Saturday, October 14, 2023

Manufacturing Consent to Spread SARS-CoV-2

Like the political/media machine convinced citizens that invading Iraq was necessary, we're being convinced to spread a virus that will come back to destroy our own lives. 

Yesterday, Arijit Chakravarty, who specializes in applying mathematical modeling to drug discovery and development, and Martha Lincoln, assistant professor of cultural and medical anthropology, wrote about the ongoing existence of Covid that's often matched with ongoing minimization of a deadly and disabling disease in the US. Politicians are very worried about people panicking and freaking out and being hysterical! They largely don't seem concerned at all with people succumbing to disease repeatedly or tragically, and they really should be:

"If there's one thing we've learned, three and a half years into the current crisis, it's that--contrary to what the movies taught us--pandemics don't automatically spawn terror-stricken stampedes in the street. Media and public health coverage have a strong hand in shaping public response and can--under the wrong circumstances--promote indifference, incaution, and even apathy. A very visible example of this was the sharp drop in the number of people masking after the CDC revised its guidelines in 2021, recommending that masking was not necessary for the vaccinated (from 90% in May to 53% in September). As that example suggests, emphasizing the message 'don't panic' puts the cart before the horse unless tangible measures are being taken to prevent panic-worthy outcomes. . . . 

This 'moral calm'--a sort of manufactured consent--impedes risk mitigation by promoting the underestimation of a threat. Soothing public messaging during disasters can often lead to an increased death toll. Tragically, false reassurance contributed to mortality in both the attacks on the World Trade Center and the sinking of the Titanic. . . .Some experts and public figures have uncritically advanced the idea that if the public appears to be tired, bored, or noncompliant with public health measures, then the pandemic must be over. But pandemics are impervious to ratings. . . . History is replete with examples of pandemics that blazed for decades, sometimes smoldering for years befoer flaring up again into catastrophe. . . . A pandemic cannot tell when the news cycle has moved on. . . . 

The claim that more disease risk and contagion means the end of a disease event runs contrary to the science. . . . More disease spread means faster evolution for SARS-CoV-2, and greater risks for public health. . . . creating the risk of novel variants with unpredictable severity. It also threatens the means that we have to prevent and treat Covid-19: monoclonal antibody treatments no longer work, Paxlovid is showing signs of viral resistance, and booster strategy is complicated by viral evolution. . . .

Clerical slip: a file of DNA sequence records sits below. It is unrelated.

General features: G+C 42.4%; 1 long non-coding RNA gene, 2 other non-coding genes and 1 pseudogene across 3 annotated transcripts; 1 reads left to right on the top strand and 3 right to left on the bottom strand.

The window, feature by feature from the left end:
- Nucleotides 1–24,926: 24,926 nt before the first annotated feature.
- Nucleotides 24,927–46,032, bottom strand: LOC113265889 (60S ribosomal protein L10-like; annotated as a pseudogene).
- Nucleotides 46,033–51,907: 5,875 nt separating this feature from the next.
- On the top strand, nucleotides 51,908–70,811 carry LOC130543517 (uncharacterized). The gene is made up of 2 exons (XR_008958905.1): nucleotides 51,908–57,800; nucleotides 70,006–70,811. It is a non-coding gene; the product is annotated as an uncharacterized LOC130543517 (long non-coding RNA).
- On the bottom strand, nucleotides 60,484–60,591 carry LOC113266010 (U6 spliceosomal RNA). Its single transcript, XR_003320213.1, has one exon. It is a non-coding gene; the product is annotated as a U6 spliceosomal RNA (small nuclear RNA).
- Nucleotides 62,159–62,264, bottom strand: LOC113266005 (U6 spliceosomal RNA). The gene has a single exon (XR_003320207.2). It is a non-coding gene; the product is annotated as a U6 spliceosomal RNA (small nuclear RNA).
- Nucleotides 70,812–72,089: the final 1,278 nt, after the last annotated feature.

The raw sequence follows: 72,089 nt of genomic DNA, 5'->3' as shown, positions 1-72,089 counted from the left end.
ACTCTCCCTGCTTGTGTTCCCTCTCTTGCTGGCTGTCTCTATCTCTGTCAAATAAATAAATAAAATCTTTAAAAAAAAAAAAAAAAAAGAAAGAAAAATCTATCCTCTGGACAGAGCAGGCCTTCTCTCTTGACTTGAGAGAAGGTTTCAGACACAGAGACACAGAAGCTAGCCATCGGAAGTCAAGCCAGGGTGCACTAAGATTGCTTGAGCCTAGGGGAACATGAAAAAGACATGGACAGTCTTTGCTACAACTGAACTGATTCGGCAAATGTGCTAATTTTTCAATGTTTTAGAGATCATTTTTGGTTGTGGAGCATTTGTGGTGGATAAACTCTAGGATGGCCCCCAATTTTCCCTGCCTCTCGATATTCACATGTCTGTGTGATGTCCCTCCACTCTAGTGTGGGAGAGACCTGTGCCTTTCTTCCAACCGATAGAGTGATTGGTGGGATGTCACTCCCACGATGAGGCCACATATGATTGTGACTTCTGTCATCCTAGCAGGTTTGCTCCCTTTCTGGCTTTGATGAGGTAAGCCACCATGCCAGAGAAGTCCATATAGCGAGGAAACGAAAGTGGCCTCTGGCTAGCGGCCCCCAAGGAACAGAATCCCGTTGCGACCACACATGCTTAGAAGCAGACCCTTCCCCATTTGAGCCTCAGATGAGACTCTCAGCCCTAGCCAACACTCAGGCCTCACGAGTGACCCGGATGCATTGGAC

Efforts to manage and direct public feelings are not just more magical thinking; they are specifically intended to promote a returen to pre-pandemic patterns of work and consumption. This motive was articulated explicitly in a McKinsey white paper from March 2022. . . . A pandemic is a public health crisis, not a public relations crisis. Conflating the spread of a disease with the way people feel about responding to that spread is deeply illogical. . . . Long Covid poses an ongoing threat both at an individual and a public health level. . . . Anyone can get long Covid; vaccines reduce this risk, but only modestly. This math gets really ugly [predicted to affect billions in just a few years]. . . . 

We cannot manifest our way to a good outcome. Concrete interventions are required. . . . Rather than damping down panic, public health messaging needs to discuss risks honestly and focus on reducing spread. Despite messages to the contrary, our situation remains unstable, because the virus continues to evolve rapidly, and vaccines alone cannot slow this evolution. . . . The current situation with Covid-19 calls for solutions, not a grieving process that should be hustled along to the final stage of acceptance."

Despite Biden's minimizing, at least the US Department of Health and Human Services is funding research on three new Covid vaccines: two of them are intranasal sprays, which is thought to better target the virus. In the first human trial, after a month, the immune response increased by over four times. And it doesn't need to be refrigerated. On top of that, though, Pfizer, Moderna, and Novavax are all working on a Covid-flu combo vaccine, which might be here in 2025. 

Unfortunately, most people have been convinced they don't need to get vaccinated either -- or, worse, that it will do more harm than good. Like the flu, because it mutates so quickly, we should expect to vaccinate at least every six months. But the anti-vaxxers have won this battle. Hopeful a novel method of delivery will bring people back.

We're going back in time to pre-vaccination times!

Whether vaccinated or not, this is a marathon, not a sprint. Stay alive with an N95!

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